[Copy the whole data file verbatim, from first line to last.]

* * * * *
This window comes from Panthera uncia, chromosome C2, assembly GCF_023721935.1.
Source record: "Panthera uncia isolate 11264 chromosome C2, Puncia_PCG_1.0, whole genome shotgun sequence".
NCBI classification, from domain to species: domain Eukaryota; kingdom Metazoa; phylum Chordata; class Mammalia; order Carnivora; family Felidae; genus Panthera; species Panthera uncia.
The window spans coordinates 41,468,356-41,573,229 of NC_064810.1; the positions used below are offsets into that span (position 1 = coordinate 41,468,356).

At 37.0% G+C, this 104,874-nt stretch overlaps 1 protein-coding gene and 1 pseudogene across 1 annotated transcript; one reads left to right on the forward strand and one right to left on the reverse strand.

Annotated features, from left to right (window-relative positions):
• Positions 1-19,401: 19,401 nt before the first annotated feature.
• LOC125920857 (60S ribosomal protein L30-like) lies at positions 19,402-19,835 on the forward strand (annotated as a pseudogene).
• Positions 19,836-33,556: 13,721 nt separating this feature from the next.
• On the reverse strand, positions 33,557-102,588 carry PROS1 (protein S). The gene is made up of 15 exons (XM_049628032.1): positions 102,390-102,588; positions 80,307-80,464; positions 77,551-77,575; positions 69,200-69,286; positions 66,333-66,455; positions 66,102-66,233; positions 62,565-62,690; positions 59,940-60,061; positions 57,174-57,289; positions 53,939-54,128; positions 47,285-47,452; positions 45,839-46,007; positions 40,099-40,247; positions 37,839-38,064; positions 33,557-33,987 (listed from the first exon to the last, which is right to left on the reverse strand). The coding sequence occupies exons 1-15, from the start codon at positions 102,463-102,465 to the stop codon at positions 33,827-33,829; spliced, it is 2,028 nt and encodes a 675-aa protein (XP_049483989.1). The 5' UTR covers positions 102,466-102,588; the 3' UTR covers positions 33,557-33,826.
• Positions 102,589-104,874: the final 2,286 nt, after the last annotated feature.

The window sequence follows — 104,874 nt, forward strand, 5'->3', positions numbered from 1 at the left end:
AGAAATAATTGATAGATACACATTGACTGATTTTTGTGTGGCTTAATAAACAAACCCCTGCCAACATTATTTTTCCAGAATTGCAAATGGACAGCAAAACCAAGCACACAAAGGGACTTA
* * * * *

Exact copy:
This window comes from Panthera uncia, chromosome C2, assembly GCF_023721935.1.
Source record: "Panthera uncia isolate 11264 chromosome C2, Puncia_PCG_1.0, whole genome shotgun sequence".
NCBI classification, from domain to species: domain Eukaryota; kingdom Metazoa; phylum Chordata; class Mammalia; order Carnivora; family Felidae; genus Panthera; species Panthera uncia.
The window spans coordinates 41,468,356-41,573,229 of NC_064810.1; the positions used below are offsets into that span (position 1 = coordinate 41,468,356).

At 37.0% G+C, this 104,874-nt stretch overlaps 1 protein-coding gene and 1 pseudogene across 1 annotated transcript; one reads left to right on the forward strand and one right to left on the reverse strand.

Annotated features, from left to right (window-relative positions):
• Positions 1-19,401: 19,401 nt before the first annotated feature.
• LOC125920857 (60S ribosomal protein L30-like) lies at positions 19,402-19,835 on the forward strand (annotated as a pseudogene).
• Positions 19,836-33,556: 13,721 nt separating this feature from the next.
• On the reverse strand, positions 33,557-102,588 carry PROS1 (protein S). The gene is made up of 15 exons (XM_049628032.1): positions 102,390-102,588; positions 80,307-80,464; positions 77,551-77,575; positions 69,200-69,286; positions 66,333-66,455; positions 66,102-66,233; positions 62,565-62,690; positions 59,940-60,061; positions 57,174-57,289; positions 53,939-54,128; positions 47,285-47,452; positions 45,839-46,007; positions 40,099-40,247; positions 37,839-38,064; positions 33,557-33,987 (listed from the first exon to the last, which is right to left on the reverse strand). The coding sequence occupies exons 1-15, from the start codon at positions 102,463-102,465 to the stop codon at positions 33,827-33,829; spliced, it is 2,028 nt and encodes a 675-aa protein (XP_049483989.1). The 5' UTR covers positions 102,466-102,588; the 3' UTR covers positions 33,557-33,826.
• Positions 102,589-104,874: the final 2,286 nt, after the last annotated feature.

The window sequence follows — 104,874 nt, forward strand, 5'->3', positions numbered from 1 at the left end:
AGAAATAATTGATAGATACACATTGACTGATTTTTGTGTGGCTTAATAAACAAACCCCTGCCAACATTATTTTTCCAGAATTGCAAATGGACAGCAAAACCAAGCACACAAAGGGACTTA